UWE Bristol and BRL present immersive storytelling and robotic prosthetics at Bristol Digital Week

Issue date: 26 January 2015

A 3D printed hand holding a screwdriver

The University of the West of England (UWE Bristol) is joining a host of digital media and creative organisations from across the city during Digital Bristol Week . Digital Bristol Week is a highly successful collaboration between broadcast, industry and training partners across the City. Free daily events include networking opportunities, conference days and training workshops.

Digital Bristol Week runs from Monday 2 to Saturday 8 February 2015 with an exciting schedule packed with free events. Building on Bristol's reputation as a centre of excellence for digital media, the BBC Bristol led partnership's programme will help industry professionals understand the opportunities that digital brings. Each day of the week has a different theme.

UWE Bristol is involved in three of the scheduled days – Immersion Day on Thursday 5 February, Makers Day on Saturday 7 February and the Open Doors Day on Wednesday 4 February at the Pervasive Media Centre, home of the UWE Bristol Digital Cultures Research Centre.

UWE Bristol academics are involved in two of the main panel sessions on Immersion Day which will explore the experience, the story, immersive ethics and the immersive future.

Liz Falconer from the UWE Innovation Centre will join Chair Phil Stenton from the BBC Research & Development and Panel and Bruce Hood from University of Bristol Developmental Psychology, to explore the psychology and science behind immersive experiences and how they are created in the audience and user for a panel discussion on, 'The Experience - What is Immersion?'

Professor Liz Falconer said, “We use virtual immersive environments in a range of innovative ways at UWE Bristol to enable our students to explore practice-based experiences that might be difficult, unethical or dangerous to organise in the physical world. In this way, they can practice applying theory to practical techniques in subjects such as forensics, management studies, psychology, health sciences, biosciences and education in a virtual environment before going on to develop their studies in the physical world. Immersion in these environments is a fascinating study in itself, and I'm looking forward to a lively debate and discussion on Immersion Day!”

Mandy Rose - Associate Professor, Senior Research Fellow and Director of the Digital Cultures Research Centre, the UWE Bristol arm of the Pervasive Media Centre, will chair a discussion around the theme of immersive ethics in a panel discussion entitled, 'Dream or Nightmare'. Mandy will be joined by a panel including Manuel Frutos-Perez, Director of Technology Enhanced Learning at UWE Bristol, Rik Lander from U-Soap Media and Kirsty Jennings from Blast Theory, to explore 'How do we keep people engaged and safe and still push the creative boundaries? What are the challenges of bridging and mixing the real and the virtual? Could we lose our sense?'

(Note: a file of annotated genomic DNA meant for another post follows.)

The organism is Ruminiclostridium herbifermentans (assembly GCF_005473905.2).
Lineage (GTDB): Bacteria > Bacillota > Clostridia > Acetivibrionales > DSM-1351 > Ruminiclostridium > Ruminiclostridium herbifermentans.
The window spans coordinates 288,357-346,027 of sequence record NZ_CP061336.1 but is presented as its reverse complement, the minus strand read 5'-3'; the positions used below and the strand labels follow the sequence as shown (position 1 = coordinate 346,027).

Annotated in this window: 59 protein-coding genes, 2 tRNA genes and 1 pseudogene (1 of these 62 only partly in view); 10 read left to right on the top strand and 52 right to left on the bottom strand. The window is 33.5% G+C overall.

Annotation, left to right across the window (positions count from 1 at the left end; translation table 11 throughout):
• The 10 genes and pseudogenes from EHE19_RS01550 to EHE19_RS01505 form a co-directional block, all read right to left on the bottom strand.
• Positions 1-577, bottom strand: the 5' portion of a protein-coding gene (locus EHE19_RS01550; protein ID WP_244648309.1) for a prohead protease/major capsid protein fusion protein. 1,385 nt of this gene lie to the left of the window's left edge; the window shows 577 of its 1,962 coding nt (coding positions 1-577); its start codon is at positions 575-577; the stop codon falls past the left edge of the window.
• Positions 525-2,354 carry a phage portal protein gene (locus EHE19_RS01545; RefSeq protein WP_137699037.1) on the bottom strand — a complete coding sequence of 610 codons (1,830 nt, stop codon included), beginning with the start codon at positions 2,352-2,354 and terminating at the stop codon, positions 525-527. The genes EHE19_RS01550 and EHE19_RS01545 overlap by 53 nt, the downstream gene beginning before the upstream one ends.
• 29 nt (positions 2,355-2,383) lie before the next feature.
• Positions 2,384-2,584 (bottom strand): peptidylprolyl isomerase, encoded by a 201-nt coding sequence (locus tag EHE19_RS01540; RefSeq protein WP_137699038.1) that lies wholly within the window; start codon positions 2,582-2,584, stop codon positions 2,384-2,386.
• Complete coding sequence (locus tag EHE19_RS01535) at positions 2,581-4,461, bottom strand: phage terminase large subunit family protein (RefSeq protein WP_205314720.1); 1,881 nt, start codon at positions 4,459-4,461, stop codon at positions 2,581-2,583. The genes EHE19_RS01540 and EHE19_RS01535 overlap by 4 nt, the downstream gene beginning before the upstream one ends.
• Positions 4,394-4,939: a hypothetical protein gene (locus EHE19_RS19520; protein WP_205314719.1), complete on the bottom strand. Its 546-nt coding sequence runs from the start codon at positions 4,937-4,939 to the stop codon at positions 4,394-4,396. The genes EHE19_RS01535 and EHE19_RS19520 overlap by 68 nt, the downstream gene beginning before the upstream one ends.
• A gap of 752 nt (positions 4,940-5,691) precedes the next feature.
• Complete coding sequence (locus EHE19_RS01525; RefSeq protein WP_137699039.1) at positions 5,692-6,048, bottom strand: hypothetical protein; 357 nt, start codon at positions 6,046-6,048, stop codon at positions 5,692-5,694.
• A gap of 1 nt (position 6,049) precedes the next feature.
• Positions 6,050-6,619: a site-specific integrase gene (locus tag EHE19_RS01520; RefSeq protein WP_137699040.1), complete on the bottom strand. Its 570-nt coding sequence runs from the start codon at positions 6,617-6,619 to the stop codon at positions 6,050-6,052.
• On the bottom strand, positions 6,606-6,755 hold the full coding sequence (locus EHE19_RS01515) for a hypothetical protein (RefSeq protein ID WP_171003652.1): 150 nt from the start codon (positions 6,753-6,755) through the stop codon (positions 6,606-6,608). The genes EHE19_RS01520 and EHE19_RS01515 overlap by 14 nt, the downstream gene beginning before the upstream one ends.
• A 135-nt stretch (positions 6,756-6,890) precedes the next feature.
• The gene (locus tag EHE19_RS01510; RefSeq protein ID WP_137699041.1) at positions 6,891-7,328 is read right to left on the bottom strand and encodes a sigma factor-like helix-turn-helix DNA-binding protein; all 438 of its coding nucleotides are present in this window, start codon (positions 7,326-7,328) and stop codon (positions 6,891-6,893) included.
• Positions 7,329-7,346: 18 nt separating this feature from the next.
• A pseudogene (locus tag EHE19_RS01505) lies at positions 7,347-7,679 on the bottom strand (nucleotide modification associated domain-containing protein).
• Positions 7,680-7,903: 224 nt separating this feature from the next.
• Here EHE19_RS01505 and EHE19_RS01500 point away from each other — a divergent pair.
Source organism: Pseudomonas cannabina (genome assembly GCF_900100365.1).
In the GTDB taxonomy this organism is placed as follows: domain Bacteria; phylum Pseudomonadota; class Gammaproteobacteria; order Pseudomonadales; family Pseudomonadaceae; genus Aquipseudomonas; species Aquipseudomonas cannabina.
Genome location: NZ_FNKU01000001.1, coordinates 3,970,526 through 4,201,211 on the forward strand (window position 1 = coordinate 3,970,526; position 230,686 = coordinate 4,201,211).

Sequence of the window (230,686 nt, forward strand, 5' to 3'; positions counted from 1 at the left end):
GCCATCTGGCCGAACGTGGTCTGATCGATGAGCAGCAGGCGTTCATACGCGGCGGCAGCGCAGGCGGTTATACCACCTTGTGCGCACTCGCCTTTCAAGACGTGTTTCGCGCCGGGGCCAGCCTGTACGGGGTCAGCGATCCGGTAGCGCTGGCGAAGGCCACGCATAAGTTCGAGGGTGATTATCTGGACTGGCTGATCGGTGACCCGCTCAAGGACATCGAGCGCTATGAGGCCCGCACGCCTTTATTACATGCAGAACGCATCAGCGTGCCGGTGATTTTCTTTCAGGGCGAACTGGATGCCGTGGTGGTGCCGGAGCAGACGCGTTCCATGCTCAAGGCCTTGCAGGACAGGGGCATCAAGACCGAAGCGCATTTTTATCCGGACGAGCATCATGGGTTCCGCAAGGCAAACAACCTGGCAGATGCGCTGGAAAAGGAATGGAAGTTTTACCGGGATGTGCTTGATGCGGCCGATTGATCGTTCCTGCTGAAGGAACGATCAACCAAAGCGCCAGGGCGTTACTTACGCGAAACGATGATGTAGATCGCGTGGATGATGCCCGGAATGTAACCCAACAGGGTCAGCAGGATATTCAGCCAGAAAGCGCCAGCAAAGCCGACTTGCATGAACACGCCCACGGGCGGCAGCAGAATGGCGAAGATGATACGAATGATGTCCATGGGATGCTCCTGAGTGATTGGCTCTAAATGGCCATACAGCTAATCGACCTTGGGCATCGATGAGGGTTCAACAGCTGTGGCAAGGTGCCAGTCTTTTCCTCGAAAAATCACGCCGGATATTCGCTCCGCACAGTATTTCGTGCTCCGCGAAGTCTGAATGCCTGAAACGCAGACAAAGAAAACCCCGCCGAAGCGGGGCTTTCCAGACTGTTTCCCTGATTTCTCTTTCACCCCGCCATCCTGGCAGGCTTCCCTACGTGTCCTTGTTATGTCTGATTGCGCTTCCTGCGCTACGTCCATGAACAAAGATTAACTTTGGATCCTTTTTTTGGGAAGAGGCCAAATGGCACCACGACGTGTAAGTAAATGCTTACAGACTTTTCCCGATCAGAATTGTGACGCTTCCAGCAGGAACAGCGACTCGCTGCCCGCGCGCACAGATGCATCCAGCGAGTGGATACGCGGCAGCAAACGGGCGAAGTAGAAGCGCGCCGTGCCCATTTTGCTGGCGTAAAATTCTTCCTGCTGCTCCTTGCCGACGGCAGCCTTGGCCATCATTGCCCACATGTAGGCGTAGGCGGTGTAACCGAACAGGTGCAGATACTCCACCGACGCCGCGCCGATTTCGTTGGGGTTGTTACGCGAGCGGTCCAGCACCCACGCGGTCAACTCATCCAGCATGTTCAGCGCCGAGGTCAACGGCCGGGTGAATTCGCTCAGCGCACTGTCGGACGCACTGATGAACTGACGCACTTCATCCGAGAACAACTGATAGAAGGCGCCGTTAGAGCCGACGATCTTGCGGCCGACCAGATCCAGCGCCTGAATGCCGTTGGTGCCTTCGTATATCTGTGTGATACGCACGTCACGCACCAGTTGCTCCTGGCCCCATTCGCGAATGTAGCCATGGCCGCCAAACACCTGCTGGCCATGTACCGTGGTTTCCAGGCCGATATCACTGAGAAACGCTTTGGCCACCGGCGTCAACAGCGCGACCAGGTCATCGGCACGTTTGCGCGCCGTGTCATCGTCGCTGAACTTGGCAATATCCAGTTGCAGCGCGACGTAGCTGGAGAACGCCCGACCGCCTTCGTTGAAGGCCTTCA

Joel Gibbard of Open Bionics is one of the biggest start-up success stories from the Technology Business Incubator based at Bristol Robotics Laboratory (BRL), a collaboration between UWE Bristol and the University of Bristol.

Joel and his business partner Sammy Payne will give a talk and demonstration at Bristol Central Library on Saturday 7 February from 15:00 to 16:00. This event, 'Open Bionics – Made in Bristol: changing lives with 3D printed hands', features a talk and demonstration and has been organised by Knowle West Media Centre.

Open Bionics uses new technologies to make affordable high-tech prosthetics that can change lives. The company is using 3D scanning and 3D printing to create robotic hands for young and adult amputees. Working on the wearable technology frontier, the Bristol-based start-up has already won multiple awards and had their work featured in the regional national and international media.

Joel said: "We'll be taking this opportunity to show how makers can make a difference. Open Bionics started in my bedroom at my parent's house when I started to hack together materials around the house to make a robotic hand. A maker project that started when I was 17 years old, took me from my bedroom to the world's technology stage at the Consumer Electronics Show this year. We want to encourage more makers and hackers to start tinkering and sharing their work."

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